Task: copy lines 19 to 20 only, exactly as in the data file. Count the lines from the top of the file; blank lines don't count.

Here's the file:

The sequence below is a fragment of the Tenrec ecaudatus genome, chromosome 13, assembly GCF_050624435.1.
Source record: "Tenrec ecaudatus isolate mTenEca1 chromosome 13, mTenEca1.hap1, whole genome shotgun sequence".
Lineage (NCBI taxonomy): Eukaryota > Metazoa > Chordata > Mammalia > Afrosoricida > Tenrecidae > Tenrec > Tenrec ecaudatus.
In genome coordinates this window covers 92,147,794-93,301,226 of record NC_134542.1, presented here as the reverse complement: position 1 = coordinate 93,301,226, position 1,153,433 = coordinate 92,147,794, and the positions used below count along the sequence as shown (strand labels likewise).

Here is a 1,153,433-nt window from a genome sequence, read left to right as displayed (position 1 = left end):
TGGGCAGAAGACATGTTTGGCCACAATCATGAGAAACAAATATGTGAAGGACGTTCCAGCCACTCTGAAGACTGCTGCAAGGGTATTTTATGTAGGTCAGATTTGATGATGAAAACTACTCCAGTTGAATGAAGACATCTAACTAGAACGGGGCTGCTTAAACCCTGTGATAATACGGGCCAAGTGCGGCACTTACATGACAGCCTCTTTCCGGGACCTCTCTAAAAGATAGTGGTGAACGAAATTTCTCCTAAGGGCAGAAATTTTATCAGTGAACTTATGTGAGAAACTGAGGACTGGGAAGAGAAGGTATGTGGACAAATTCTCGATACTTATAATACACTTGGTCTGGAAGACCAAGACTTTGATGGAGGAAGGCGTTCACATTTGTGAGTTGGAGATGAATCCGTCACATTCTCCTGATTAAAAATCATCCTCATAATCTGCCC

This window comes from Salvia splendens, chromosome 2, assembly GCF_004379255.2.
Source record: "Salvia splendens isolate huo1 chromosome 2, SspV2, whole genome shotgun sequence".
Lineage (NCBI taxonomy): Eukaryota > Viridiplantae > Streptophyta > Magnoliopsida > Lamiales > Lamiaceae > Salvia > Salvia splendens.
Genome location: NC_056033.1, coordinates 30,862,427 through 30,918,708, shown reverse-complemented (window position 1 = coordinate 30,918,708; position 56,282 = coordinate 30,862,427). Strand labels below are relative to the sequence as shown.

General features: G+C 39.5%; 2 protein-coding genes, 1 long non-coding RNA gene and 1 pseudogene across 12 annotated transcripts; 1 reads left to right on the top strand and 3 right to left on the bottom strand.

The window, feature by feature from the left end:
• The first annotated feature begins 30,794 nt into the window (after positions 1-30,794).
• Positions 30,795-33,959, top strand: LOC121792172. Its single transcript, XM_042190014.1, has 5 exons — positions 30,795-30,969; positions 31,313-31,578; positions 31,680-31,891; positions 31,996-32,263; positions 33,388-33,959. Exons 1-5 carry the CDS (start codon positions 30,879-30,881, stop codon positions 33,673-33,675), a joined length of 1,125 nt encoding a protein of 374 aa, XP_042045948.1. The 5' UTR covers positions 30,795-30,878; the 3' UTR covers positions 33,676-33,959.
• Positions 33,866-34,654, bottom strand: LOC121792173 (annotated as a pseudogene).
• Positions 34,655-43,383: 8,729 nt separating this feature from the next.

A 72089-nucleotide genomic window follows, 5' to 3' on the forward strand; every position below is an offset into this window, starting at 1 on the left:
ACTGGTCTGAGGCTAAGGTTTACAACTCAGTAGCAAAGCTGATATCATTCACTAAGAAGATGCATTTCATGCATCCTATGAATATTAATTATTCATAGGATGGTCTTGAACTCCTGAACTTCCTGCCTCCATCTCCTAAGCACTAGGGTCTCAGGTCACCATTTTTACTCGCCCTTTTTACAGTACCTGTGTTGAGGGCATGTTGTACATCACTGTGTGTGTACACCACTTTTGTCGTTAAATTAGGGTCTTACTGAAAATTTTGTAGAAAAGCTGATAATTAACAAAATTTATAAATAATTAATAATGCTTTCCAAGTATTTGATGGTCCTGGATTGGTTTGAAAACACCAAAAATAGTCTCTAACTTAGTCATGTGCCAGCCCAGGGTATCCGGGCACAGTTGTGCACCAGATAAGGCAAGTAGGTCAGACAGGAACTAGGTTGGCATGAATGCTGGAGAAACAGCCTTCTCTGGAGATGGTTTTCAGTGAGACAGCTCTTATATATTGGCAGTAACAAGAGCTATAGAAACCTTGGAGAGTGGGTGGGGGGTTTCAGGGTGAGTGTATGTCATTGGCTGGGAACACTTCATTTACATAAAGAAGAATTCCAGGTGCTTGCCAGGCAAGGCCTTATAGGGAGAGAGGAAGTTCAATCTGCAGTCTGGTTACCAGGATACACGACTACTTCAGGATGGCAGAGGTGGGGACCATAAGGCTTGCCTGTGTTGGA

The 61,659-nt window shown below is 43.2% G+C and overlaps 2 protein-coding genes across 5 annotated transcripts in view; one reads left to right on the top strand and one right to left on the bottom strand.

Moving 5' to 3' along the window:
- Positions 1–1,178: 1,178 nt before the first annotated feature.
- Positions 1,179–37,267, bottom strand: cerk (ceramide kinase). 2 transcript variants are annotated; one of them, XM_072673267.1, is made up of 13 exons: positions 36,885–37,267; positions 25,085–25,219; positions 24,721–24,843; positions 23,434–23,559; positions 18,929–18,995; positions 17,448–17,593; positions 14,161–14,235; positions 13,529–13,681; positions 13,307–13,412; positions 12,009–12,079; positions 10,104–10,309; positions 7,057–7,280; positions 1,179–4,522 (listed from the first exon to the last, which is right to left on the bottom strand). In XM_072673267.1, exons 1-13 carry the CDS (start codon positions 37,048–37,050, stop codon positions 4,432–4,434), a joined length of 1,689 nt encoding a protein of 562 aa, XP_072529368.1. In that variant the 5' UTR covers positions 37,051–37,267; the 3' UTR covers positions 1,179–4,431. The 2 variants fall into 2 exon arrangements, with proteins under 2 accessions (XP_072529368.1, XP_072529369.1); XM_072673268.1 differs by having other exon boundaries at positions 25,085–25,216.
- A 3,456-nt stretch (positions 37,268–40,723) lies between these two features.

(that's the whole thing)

The 61,659-nt window shown below is 43.2% G+C and overlaps 2 protein-coding genes across 5 annotated transcripts in view; one reads left to right on the top strand and one right to left on the bottom strand.

Moving 5' to 3' along the window: